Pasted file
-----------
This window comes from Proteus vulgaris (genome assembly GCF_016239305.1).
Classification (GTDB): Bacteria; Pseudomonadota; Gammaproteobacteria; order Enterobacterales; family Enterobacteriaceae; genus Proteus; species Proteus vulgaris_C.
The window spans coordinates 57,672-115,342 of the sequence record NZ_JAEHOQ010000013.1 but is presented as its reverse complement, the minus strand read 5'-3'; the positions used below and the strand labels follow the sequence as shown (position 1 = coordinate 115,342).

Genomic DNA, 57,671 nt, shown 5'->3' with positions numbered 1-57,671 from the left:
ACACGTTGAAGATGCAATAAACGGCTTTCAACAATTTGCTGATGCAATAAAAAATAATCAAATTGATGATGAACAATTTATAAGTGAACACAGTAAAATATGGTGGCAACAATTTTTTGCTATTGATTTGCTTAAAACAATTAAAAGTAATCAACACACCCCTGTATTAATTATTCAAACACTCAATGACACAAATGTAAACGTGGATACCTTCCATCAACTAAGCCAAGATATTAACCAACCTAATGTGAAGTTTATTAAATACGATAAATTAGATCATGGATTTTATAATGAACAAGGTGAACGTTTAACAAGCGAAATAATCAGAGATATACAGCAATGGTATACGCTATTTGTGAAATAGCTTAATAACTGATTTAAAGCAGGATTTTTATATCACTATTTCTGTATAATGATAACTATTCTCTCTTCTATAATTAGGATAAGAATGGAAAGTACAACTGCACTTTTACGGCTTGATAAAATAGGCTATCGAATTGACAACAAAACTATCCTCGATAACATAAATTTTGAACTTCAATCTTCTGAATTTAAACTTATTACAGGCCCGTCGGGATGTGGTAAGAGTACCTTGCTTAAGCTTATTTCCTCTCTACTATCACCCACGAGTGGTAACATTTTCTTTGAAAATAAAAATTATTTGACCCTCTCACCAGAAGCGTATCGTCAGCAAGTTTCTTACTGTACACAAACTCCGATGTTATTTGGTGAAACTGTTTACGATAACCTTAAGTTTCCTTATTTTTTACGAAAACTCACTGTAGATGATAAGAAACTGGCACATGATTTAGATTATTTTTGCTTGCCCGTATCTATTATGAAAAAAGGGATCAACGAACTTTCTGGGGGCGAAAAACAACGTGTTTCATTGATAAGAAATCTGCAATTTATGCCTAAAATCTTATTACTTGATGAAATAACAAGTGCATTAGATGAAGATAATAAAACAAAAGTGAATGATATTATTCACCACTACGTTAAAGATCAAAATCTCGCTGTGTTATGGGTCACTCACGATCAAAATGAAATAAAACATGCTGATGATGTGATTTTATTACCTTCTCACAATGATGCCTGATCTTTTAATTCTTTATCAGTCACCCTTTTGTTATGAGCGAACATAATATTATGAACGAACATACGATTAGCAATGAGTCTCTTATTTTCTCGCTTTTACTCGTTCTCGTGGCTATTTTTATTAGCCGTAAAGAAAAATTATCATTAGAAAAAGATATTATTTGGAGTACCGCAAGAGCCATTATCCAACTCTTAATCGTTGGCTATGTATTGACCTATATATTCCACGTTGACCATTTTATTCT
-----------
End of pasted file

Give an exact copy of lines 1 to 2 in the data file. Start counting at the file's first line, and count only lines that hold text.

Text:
This window comes from Proteus vulgaris (genome assembly GCF_016239305.1).
Classification (GTDB): Bacteria; Pseudomonadota; Gammaproteobacteria; order Enterobacterales; family Enterobacteriaceae; genus Proteus; species Proteus vulgaris_C.